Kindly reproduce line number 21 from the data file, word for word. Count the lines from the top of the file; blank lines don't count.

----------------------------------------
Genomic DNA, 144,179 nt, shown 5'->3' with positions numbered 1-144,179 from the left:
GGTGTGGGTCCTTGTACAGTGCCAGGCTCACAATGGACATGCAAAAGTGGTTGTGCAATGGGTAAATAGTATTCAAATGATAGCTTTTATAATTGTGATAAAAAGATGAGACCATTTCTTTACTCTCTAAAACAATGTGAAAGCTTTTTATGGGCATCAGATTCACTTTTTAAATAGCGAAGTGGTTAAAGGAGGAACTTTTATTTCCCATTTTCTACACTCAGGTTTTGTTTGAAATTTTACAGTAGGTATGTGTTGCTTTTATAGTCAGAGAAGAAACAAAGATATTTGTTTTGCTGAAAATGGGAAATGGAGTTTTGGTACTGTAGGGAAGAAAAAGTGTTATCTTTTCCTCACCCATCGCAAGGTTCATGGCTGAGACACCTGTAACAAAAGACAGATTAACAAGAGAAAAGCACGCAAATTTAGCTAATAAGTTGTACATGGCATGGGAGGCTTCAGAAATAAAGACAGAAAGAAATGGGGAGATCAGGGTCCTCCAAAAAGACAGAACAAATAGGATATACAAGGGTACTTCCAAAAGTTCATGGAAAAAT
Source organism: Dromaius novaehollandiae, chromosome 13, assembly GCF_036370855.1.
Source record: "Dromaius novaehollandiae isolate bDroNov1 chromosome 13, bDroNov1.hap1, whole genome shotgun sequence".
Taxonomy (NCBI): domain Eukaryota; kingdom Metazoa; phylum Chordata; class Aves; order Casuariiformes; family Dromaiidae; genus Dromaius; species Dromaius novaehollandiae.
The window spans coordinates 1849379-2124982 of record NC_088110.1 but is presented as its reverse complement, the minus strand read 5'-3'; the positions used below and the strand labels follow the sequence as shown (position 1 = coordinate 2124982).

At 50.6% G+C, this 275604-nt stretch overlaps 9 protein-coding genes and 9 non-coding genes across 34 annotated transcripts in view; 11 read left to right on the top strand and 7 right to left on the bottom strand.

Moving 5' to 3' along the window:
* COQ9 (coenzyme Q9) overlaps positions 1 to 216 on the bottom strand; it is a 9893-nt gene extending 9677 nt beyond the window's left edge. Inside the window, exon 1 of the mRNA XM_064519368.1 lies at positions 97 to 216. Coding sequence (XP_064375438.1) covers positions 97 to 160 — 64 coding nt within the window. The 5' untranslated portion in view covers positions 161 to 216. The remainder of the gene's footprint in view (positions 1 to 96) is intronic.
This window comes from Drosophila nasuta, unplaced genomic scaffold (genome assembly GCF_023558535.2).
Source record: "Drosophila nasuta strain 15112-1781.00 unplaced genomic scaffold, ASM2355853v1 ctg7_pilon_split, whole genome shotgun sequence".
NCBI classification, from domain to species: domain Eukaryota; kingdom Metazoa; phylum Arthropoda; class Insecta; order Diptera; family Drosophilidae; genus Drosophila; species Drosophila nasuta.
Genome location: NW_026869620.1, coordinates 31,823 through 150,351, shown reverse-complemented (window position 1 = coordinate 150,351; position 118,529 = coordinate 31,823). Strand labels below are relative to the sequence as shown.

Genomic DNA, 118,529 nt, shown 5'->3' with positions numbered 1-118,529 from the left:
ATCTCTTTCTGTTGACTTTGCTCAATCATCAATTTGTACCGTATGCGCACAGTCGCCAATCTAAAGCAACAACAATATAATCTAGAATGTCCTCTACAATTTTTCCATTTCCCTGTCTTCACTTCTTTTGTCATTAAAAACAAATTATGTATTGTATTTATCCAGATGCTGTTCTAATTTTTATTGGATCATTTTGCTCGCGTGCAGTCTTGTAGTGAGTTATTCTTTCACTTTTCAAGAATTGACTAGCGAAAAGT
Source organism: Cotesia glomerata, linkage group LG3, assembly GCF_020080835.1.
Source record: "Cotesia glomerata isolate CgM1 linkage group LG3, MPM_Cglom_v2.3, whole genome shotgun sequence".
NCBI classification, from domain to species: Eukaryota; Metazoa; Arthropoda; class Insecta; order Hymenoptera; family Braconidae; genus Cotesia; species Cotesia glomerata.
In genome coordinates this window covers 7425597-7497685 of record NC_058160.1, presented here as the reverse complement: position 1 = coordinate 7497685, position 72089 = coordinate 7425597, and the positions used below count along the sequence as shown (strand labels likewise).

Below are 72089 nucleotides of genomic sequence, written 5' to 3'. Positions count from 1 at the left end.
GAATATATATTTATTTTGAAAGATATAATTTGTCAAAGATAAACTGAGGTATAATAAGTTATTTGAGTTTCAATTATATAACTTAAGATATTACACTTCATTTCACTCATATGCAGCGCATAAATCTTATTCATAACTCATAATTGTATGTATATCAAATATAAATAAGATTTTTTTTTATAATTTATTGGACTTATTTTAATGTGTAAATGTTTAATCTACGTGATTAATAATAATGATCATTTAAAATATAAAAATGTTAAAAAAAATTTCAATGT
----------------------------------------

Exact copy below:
GAATATATATTTATTTTGAAAGATATAATTTGTCAAAGATAAACTGAGGTATAATAAGTTATTTGAGTTTCAATTATATAACTTAAGATATTACACTTCATTTCACTCATATGCAGCGCATAAATCTTATTCATAACTCATAATTGTATGTATATCAAATATAAATAAGATTTTTTTTTATAATTTATTGGACTTATTTTAATGTGTAAATGTTTAATCTACGTGATTAATAATAATGATCATTTAAAATATAAAAATGTTAAAAAAAATTTCAATGT